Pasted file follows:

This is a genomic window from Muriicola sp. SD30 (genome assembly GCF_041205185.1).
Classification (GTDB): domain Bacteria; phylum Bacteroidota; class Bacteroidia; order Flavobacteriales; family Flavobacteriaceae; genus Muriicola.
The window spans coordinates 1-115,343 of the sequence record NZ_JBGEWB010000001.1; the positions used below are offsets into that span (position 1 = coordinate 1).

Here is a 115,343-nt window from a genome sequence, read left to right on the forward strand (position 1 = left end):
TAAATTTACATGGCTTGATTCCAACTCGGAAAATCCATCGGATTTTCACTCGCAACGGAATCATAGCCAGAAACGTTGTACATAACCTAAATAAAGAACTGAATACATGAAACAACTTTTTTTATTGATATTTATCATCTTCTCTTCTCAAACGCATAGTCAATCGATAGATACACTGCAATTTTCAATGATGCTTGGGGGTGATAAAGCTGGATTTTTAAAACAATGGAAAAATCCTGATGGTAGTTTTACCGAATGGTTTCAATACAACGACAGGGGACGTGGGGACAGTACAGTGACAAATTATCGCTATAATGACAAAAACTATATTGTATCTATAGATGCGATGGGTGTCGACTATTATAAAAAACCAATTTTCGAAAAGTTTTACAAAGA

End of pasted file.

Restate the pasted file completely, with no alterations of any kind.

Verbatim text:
This is a genomic window from Muriicola sp. SD30 (genome assembly GCF_041205185.1).
Classification (GTDB): domain Bacteria; phylum Bacteroidota; class Bacteroidia; order Flavobacteriales; family Flavobacteriaceae; genus Muriicola.
The window spans coordinates 1-115,343 of the sequence record NZ_JBGEWB010000001.1; the positions used below are offsets into that span (position 1 = coordinate 1).

Here is a 115,343-nt window from a genome sequence, read left to right on the forward strand (position 1 = left end):
TAAATTTACATGGCTTGATTCCAACTCGGAAAATCCATCGGATTTTCACTCGCAACGGAATCATAGCCAGAAACGTTGTACATAACCTAAATAAAGAACTGAATACATGAAACAACTTTTTTTATTGATATTTATCATCTTCTCTTCTCAAACGCATAGTCAATCGATAGATACACTGCAATTTTCAATGATGCTTGGGGGTGATAAAGCTGGATTTTTAAAACAATGGAAAAATCCTGATGGTAGTTTTACCGAATGGTTTCAATACAACGACAGGGGACGTGGGGACAGTACAGTGACAAATTATCGCTATAATGACAAAAACTATATTGTATCTATAGATGCGATGGGTGTCGACTATTATAAAAAACCAATTTTCGAAAAGTTTTACAAAGA